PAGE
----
Chuck Nelson, a Program Leader from California, believes in the power of educational travel. Each year, he takes his students on a hands-on science adventure because he finds that it brings the real world into the classroom. His passion for travel and the environment has been translated to three of his students, and their experiences were recently featured in an article written by Chuck in the National Science Teachers Association’s (NSTA) Science and Children magazine.
“When I was a kid, my family traveled a lot. I learned so much on those trips because they took what I was learning in the classroom and made it come to life,” said Nelson. “Now that I am a teacher, I want my students to have those same experiences. Lessons they learn in my science classes are very important, and when they get to experience those lessons firsthand, I know that they will remember them for the rest of their lives.”
On his most recent trip to Florida, his class visited the Turtle Hospital located in Marathon Key, where the students learned about sea turtles and how they are threatened due to human effect on their environment. The goal of the hospital is to rescue, rehabilitate, and release all injured turtles, but a few are too damaged to return to their natural habitats.
“When our guide informed us that host parents could adopt these permanent patients, my students’ eyes and smiles grew wide. The adoption fee supports the turtles’ food and medical costs at the facility for one year. I thought the experience would soon be forgotten, but within a day or two of our homecoming, three of my students approached me about scheduling a turtle meeting in the science laboratory in order to adopt a turtle. Surprised, but pleased, I honored their request,” said Nelson.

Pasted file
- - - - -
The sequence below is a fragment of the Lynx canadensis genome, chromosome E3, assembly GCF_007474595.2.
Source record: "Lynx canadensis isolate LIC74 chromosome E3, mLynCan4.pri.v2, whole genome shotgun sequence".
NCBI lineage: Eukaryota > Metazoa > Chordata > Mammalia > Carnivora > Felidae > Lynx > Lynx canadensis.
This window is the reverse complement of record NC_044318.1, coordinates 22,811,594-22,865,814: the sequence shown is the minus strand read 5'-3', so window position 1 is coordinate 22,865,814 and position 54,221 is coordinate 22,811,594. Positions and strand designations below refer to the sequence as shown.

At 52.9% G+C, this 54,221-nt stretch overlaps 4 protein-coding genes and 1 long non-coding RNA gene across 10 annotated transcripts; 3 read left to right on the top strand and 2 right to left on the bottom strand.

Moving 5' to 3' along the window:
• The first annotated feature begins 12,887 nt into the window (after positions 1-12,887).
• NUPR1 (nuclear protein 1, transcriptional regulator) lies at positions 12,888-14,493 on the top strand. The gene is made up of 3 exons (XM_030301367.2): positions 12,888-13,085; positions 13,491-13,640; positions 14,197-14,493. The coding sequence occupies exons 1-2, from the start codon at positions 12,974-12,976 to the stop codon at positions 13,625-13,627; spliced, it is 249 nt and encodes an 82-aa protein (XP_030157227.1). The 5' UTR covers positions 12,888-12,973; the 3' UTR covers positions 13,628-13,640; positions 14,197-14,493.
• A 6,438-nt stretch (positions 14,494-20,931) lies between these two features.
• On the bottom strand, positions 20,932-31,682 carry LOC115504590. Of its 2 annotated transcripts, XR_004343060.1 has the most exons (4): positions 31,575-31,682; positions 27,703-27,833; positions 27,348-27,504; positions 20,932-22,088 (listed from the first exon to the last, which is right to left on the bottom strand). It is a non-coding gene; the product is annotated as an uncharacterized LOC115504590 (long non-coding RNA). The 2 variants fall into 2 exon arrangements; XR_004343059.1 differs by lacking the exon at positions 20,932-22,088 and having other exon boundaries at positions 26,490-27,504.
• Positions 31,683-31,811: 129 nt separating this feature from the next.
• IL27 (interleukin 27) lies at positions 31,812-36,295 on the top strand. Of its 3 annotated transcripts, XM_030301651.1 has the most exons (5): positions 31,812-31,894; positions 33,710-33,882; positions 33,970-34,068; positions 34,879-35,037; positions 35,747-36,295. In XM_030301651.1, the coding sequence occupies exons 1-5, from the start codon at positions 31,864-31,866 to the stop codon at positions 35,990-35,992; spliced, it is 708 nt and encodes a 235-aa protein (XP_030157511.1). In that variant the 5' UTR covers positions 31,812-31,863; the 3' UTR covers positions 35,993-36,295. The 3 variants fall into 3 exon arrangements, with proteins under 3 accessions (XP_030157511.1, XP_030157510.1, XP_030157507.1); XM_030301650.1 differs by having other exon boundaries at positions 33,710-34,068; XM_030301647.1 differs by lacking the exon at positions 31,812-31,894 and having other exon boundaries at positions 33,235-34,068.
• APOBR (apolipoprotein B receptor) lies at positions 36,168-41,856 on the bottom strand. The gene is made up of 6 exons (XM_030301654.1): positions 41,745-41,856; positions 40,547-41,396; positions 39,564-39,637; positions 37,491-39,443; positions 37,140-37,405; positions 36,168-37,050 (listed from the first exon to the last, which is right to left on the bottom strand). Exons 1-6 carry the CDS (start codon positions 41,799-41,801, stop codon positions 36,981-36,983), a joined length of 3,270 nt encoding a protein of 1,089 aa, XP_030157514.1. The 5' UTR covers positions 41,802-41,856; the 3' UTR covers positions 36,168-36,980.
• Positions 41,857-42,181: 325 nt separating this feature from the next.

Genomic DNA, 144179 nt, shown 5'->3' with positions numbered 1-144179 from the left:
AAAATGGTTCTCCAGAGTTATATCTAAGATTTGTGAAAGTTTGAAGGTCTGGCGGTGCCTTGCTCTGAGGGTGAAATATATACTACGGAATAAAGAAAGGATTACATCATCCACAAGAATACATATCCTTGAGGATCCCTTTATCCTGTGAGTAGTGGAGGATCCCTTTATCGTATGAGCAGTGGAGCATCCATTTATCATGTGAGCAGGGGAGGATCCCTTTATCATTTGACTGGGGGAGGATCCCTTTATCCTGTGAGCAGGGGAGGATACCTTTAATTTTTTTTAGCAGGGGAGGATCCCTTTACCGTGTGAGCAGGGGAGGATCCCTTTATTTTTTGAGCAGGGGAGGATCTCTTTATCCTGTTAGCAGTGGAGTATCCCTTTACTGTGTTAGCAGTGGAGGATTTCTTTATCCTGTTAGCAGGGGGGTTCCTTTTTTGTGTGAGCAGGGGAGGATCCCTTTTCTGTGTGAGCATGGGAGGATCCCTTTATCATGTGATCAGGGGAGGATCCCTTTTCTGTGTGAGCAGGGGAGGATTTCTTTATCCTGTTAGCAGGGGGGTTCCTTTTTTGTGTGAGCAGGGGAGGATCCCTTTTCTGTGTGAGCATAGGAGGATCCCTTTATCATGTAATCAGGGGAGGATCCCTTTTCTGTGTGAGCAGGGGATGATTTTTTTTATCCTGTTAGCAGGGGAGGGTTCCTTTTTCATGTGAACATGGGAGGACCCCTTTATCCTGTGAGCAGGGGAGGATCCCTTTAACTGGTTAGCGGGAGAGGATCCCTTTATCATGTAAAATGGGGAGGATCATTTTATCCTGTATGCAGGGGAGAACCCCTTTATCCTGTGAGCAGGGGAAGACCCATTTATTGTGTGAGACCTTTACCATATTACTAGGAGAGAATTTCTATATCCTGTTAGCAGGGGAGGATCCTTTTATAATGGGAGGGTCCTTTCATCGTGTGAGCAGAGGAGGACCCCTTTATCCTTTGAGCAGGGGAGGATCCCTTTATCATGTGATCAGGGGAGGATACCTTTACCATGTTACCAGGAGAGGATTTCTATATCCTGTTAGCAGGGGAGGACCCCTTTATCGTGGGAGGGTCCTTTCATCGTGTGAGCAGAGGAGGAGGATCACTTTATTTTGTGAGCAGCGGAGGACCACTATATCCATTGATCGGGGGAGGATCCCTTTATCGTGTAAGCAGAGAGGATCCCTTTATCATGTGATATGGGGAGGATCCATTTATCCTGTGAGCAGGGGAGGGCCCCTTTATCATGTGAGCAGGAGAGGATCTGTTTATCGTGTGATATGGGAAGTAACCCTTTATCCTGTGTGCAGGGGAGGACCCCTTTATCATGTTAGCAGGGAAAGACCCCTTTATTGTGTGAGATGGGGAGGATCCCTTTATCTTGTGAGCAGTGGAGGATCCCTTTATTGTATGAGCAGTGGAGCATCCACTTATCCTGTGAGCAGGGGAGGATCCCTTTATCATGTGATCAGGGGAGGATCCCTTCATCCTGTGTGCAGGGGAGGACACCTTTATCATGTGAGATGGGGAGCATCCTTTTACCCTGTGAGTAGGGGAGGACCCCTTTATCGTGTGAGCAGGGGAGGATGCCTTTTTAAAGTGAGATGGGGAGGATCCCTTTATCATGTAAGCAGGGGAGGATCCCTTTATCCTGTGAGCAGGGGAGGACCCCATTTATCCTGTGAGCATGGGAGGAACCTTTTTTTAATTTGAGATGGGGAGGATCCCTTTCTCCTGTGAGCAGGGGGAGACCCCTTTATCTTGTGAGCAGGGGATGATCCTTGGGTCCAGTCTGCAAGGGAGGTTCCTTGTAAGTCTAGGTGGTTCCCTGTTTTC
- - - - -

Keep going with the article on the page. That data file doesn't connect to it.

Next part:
The three girls called themselves the “Turtle Girls,” and decided that the most effective fundraiser would be a loose change drive. They hung posters around the school, made daily announcements, and even spoke at an all-school assembly about the plight of sea turtles to promote their upcoming fundraiser.
After the one day loose change drive, the Turtle Girls raised $116.03! The group decided to adopt Montel for one year and set aside another $35 for next year’s “Turtle Fund.” The girls proudly framed the adoption paper and photographs, which are now on display in the front office of the school for everyone to see. They donated the rest of the money to the PacificMarine Mammal Center, a local rescue hospital for sea lions.
“Reflecting on what my students accomplished in just three weeks, I realized how capable young people can be when a project comes from their hearts. I discovered that as a facilitator, less is more,” said Nelson. “The look of accomplishment on their faces showed me that the experience helped them learn an important life lesson: Any one of us can make a difference. The students felt great about what they had done to help others and became more aware of the need to protect our planet. Now, they are empowered to initiate change in their community and beyond; and isn’t that the overall goal of public education inAmerica?”